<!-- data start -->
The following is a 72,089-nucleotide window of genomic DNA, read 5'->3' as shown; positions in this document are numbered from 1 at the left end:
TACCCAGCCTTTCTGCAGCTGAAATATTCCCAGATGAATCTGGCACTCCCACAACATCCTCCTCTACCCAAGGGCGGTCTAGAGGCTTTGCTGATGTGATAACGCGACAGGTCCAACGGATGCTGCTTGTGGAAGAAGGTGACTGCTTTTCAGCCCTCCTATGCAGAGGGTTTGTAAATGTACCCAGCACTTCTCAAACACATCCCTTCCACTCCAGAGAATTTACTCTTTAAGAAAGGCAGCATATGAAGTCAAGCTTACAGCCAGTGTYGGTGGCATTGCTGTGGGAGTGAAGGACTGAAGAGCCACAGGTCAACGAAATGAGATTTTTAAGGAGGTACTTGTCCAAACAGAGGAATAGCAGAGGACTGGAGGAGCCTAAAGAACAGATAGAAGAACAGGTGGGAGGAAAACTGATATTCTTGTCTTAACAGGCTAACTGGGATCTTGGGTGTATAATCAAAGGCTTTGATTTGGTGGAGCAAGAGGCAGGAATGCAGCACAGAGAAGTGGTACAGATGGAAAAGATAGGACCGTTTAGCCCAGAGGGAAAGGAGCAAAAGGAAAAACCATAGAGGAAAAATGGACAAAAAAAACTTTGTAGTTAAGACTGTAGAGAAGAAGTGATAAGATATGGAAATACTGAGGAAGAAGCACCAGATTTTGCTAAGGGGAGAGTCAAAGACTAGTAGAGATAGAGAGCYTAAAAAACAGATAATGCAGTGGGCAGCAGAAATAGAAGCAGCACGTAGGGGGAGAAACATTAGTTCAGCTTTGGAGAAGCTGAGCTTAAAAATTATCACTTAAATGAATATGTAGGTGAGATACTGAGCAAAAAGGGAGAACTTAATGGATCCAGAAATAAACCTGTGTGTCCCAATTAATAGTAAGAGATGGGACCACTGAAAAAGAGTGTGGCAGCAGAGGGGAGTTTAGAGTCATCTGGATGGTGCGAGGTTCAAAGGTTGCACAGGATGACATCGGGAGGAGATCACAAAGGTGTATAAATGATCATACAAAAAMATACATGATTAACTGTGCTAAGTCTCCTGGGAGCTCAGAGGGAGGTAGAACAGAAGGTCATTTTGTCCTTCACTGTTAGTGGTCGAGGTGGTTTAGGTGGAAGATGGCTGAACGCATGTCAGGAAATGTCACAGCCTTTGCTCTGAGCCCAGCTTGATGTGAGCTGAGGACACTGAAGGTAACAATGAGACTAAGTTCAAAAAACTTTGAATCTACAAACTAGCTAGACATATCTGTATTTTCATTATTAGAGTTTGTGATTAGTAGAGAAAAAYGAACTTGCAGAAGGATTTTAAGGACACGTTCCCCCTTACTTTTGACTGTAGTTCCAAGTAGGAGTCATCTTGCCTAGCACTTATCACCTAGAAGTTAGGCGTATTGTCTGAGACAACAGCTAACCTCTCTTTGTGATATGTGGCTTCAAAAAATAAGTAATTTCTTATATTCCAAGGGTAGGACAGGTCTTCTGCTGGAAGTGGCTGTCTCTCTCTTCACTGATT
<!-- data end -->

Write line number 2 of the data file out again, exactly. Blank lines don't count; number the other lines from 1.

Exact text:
TACCCAGCCTTTCTGCAGCTGAAATATTCCCAGATGAATCTGGCACTCCCACAACATCCTCCTCTACCCAAGGGCGGTCTAGAGGCTTTGCTGATGTGATAACGCGACAGGTCCAACGGATGCTGCTTGTGGAAGAAGGTGACTGCTTTTCAGCCCTCCTATGCAGAGGGTTTGTAAATGTACCCAGCACTTCTCAAACACATCCCTTCCACTCCAGAGAATTTACTCTTTAAGAAAGGCAGCATATGAAGTCAAGCTTACAGCCAGTGTYGGTGGCATTGCTGTGGGAGTGAAGGACTGAAGAGCCACAGGTCAACGAAATGAGATTTTTAAGGAGGTACTTGTCCAAACAGAGGAATAGCAGAGGACTGGAGGAGCCTAAAGAACAGATAGAAGAACAGGTGGGAGGAAAACTGATATTCTTGTCTTAACAGGCTAACTGGGATCTTGGGTGTATAATCAAAGGCTTTGATTTGGTGGAGCAAGAGGCAGGAATGCAGCACAGAGAAGTGGTACAGATGGAAAAGATAGGACCGTTTAGCCCAGAGGGAAAGGAGCAAAAGGAAAAACCATAGAGGAAAAATGGACAAAAAAAACTTTGTAGTTAAGACTGTAGAGAAGAAGTGATAAGATATGGAAATACTGAGGAAGAAGCACCAGATTTTGCTAAGGGGAGAGTCAAAGACTAGTAGAGATAGAGAGCYTAAAAAACAGATAATGCAGTGGGCAGCAGAAATAGAAGCAGCACGTAGGGGGAGAAACATTAGTTCAGCTTTGGAGAAGCTGAGCTTAAAAATTATCACTTAAATGAATATGTAGGTGAGATACTGAGCAAAAAGGGAGAACTTAATGGATCCAGAAATAAACCTGTGTGTCCCAATTAATAGTAAGAGATGGGACCACTGAAAAAGAGTGTGGCAGCAGAGGGGAGTTTAGAGTCATCTGGATGGTGCGAGGTTCAAAGGTTGCACAGGATGACATCGGGAGGAGATCACAAAGGTGTATAAATGATCATACAAAAAMATACATGATTAACTGTGCTAAGTCTCCTGGGAGCTCAGAGGGAGGTAGAACAGAAGGTCATTTTGTCCTTCACTGTTAGTGGTCGAGGTGGTTTAGGTGGAAGATGGCTGAACGCATGTCAGGAAATGTCACAGCCTTTGCTCTGAGCCCAGCTTGATGTGAGCTGAGGACACTGAAGGTAACAATGAGACTAAGTTCAAAAAACTTTGAATCTACAAACTAGCTAGACATATCTGTATTTTCATTATTAGAGTTTGTGATTAGTAGAGAAAAAYGAACTTGCAGAAGGATTTTAAGGACACGTTCCCCCTTACTTTTGACTGTAGTTCCAAGTAGGAGTCATCTTGCCTAGCACTTATCACCTAGAAGTTAGGCGTATTGTCTGAGACAACAGCTAACCTCTCTTTGTGATATGTGGCTTCAAAAAATAAGTAATTTCTTATATTCCAAGGGTAGGACAGGTCTTCTGCTGGAAGTGGCTGTCTCTCTCTTCACTGATT